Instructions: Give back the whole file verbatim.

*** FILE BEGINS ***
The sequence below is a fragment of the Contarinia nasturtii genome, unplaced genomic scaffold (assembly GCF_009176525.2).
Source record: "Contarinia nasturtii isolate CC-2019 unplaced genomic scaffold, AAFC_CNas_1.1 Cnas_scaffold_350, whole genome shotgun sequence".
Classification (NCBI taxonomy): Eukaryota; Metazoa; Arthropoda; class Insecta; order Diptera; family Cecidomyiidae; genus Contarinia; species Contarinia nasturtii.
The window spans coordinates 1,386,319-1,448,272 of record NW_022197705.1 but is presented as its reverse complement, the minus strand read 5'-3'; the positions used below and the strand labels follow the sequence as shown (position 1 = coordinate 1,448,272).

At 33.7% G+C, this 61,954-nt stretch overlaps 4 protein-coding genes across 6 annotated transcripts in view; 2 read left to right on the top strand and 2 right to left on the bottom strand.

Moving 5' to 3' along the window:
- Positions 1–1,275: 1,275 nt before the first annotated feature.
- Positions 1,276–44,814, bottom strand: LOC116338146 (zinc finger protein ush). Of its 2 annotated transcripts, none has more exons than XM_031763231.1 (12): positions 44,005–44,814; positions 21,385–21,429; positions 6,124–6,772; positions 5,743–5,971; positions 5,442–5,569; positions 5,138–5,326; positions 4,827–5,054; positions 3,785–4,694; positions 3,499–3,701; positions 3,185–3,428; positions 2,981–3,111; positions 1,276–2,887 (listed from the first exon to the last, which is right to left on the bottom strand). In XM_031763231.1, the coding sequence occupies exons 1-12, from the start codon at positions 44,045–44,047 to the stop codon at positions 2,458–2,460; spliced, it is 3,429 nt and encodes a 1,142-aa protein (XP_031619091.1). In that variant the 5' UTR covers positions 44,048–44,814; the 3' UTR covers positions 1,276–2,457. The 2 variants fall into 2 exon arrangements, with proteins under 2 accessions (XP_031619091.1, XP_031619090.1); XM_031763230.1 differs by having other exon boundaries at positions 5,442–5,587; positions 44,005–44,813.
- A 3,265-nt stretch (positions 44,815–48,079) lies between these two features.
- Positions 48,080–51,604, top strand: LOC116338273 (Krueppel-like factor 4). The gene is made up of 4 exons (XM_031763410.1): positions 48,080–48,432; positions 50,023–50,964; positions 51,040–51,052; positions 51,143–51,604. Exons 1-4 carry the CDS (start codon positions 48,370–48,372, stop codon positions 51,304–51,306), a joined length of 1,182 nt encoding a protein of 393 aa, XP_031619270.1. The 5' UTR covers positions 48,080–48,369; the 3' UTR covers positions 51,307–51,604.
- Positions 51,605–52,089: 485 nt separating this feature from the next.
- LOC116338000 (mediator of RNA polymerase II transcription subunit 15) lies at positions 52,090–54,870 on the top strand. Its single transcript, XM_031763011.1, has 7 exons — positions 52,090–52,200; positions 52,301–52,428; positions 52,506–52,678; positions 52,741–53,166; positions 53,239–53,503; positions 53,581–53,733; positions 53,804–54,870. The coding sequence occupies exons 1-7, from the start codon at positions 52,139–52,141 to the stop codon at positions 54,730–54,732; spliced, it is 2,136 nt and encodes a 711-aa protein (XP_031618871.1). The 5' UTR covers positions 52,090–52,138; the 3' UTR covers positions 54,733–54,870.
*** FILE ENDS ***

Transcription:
The sequence below is a fragment of the Contarinia nasturtii genome, unplaced genomic scaffold (assembly GCF_009176525.2).
Source record: "Contarinia nasturtii isolate CC-2019 unplaced genomic scaffold, AAFC_CNas_1.1 Cnas_scaffold_350, whole genome shotgun sequence".
Classification (NCBI taxonomy): Eukaryota; Metazoa; Arthropoda; class Insecta; order Diptera; family Cecidomyiidae; genus Contarinia; species Contarinia nasturtii.
The window spans coordinates 1,386,319-1,448,272 of record NW_022197705.1 but is presented as its reverse complement, the minus strand read 5'-3'; the positions used below and the strand labels follow the sequence as shown (position 1 = coordinate 1,448,272).

At 33.7% G+C, this 61,954-nt stretch overlaps 4 protein-coding genes across 6 annotated transcripts in view; 2 read left to right on the top strand and 2 right to left on the bottom strand.

Moving 5' to 3' along the window:
- Positions 1–1,275: 1,275 nt before the first annotated feature.
- Positions 1,276–44,814, bottom strand: LOC116338146 (zinc finger protein ush). Of its 2 annotated transcripts, none has more exons than XM_031763231.1 (12): positions 44,005–44,814; positions 21,385–21,429; positions 6,124–6,772; positions 5,743–5,971; positions 5,442–5,569; positions 5,138–5,326; positions 4,827–5,054; positions 3,785–4,694; positions 3,499–3,701; positions 3,185–3,428; positions 2,981–3,111; positions 1,276–2,887 (listed from the first exon to the last, which is right to left on the bottom strand). In XM_031763231.1, the coding sequence occupies exons 1-12, from the start codon at positions 44,045–44,047 to the stop codon at positions 2,458–2,460; spliced, it is 3,429 nt and encodes a 1,142-aa protein (XP_031619091.1). In that variant the 5' UTR covers positions 44,048–44,814; the 3' UTR covers positions 1,276–2,457. The 2 variants fall into 2 exon arrangements, with proteins under 2 accessions (XP_031619091.1, XP_031619090.1); XM_031763230.1 differs by having other exon boundaries at positions 5,442–5,587; positions 44,005–44,813.
- A 3,265-nt stretch (positions 44,815–48,079) lies between these two features.
- Positions 48,080–51,604, top strand: LOC116338273 (Krueppel-like factor 4). The gene is made up of 4 exons (XM_031763410.1): positions 48,080–48,432; positions 50,023–50,964; positions 51,040–51,052; positions 51,143–51,604. Exons 1-4 carry the CDS (start codon positions 48,370–48,372, stop codon positions 51,304–51,306), a joined length of 1,182 nt encoding a protein of 393 aa, XP_031619270.1. The 5' UTR covers positions 48,080–48,369; the 3' UTR covers positions 51,307–51,604.
- Positions 51,605–52,089: 485 nt separating this feature from the next.
- LOC116338000 (mediator of RNA polymerase II transcription subunit 15) lies at positions 52,090–54,870 on the top strand. Its single transcript, XM_031763011.1, has 7 exons — positions 52,090–52,200; positions 52,301–52,428; positions 52,506–52,678; positions 52,741–53,166; positions 53,239–53,503; positions 53,581–53,733; positions 53,804–54,870. The coding sequence occupies exons 1-7, from the start codon at positions 52,139–52,141 to the stop codon at positions 54,730–54,732; spliced, it is 2,136 nt and encodes a 711-aa protein (XP_031618871.1). The 5' UTR covers positions 52,090–52,138; the 3' UTR covers positions 54,733–54,870.